Most effective ways to do physical activity
Yesterday, we took a train to the world’s highest train station. Jungfraujoch at 11,388 feet.
At the end of the line, most of us walked even higher. Eyeball-to-eyeball with a glacier.
The thing I’ve loved most about this Swiss walking tour—well, other than 23 new friends from across the USA—has been the movement.
Trekking up into mountains. Following lakeside paths. Exploring in and around centuries-old castles. Traipsing through terraced vineyards. Up and done ancient stone steps, across cobblestoned village streets.
Hubby and I were reasonably active in our earlier years of marriage. Skiing. Tennis. Bike-riding. But it was spotty at best.
Cancer motivated us to add consistent physical activity to our lifestyle. Consistent being the key word.
For us, the key to consistency was this: Doing it together. Because of the camaraderie factor. And the accountability factor.
So, in 3 easy steps:
1. Find a physical activity you enjoy doing. My four kids are marathoners and half-marathoners. Daughter Summer once read an article in Runner’s World magazine about a mother and daughter who trained on opposite sides of the country and then met somewhere in the middle to run a marathon together. “You wanna do that, Mom?!” she asked with way too much enthusiasm. I had a better idea: “Why don’t you train in Jersey and I’ll train in Oregon … and let’s meet in Colorado and climb one of the Fourteeners (one of several over-14,000-feet mountains).” I never did hear back from her. Running = not so enjoyable for Hubby and me. But exploring mountain trails in hiking boots or snowshoes? Yes. Definitely.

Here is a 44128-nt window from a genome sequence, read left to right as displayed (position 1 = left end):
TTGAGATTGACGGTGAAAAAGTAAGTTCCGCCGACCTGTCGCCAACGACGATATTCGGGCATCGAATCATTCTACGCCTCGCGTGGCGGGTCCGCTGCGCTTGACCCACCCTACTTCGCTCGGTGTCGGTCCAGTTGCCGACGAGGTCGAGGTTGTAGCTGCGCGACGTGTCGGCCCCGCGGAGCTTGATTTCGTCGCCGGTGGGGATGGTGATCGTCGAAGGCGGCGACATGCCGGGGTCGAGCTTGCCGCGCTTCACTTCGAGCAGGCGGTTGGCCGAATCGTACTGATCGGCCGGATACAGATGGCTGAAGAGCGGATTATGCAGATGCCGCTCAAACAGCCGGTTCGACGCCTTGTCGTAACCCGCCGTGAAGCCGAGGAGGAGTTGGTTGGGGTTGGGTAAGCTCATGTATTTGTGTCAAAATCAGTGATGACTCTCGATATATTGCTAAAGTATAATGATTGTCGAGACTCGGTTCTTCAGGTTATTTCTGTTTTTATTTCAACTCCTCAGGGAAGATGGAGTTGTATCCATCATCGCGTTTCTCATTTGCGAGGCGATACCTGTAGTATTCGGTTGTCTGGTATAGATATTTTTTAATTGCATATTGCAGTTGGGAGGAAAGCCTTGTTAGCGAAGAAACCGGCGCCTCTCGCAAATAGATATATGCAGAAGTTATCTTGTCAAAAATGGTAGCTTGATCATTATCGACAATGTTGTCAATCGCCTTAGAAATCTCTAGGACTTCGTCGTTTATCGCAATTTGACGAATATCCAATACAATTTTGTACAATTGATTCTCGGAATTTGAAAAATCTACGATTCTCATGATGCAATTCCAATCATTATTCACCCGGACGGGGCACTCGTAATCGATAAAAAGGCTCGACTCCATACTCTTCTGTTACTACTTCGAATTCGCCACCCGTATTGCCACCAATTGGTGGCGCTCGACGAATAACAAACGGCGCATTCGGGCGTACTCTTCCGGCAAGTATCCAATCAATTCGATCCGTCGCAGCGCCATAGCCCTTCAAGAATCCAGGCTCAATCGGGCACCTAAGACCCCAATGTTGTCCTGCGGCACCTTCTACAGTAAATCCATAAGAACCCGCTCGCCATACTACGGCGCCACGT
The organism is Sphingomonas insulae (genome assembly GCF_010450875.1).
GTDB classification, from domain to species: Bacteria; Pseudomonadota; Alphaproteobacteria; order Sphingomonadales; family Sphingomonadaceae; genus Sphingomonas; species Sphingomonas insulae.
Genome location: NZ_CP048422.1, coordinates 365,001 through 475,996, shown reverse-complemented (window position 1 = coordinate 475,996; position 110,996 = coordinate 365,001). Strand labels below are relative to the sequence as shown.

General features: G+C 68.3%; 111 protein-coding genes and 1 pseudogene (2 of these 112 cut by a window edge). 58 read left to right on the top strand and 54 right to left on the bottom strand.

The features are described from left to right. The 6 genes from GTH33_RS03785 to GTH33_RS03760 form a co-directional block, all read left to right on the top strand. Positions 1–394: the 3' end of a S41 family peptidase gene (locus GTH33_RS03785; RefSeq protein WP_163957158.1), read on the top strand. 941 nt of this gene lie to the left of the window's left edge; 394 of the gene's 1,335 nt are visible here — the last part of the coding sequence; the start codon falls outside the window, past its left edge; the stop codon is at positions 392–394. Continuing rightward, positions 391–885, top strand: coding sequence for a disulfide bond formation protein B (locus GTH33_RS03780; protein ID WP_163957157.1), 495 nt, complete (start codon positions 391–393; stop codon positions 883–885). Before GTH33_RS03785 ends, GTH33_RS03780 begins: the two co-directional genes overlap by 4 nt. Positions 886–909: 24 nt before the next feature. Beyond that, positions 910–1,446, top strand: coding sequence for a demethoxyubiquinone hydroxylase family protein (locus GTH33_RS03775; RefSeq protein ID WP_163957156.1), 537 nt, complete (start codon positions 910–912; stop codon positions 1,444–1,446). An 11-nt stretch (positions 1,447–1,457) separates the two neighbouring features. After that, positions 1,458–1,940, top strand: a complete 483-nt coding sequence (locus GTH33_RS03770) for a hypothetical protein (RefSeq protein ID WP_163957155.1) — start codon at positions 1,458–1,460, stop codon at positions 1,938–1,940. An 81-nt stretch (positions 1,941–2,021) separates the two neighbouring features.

2. Find someone you enjoy doing it with. There were days when either Hubby or I would rather have stayed home with feet on coffee table in front of fireplace. All that white stuff out there looked so cold. But mostly we spurred each other on toward weekend trail adventures.
3. Get moving. If you’re in treatment or recovering from illness, be sure to consult with your physician before taking on physical activity. For the most part, though, movement—including stretching—is beneficial. A local Pilates teacher friend of mine is fond of saying:
Motion is lotion.
It’s unfortunate that my 23 fellow Switzerland trekkers live from San Francisco to the Jersey shore, and from Michigan to South Carolina.
But I’ve had a brainstorm. Since Oregon is almost exactly in the middle of the United States—or close thereabouts, sort of—why don’t we do a *Swiss Walking Tour Reunion* in 2016? Where we can hike the Oregon Alps!
Brilliant idea, yes?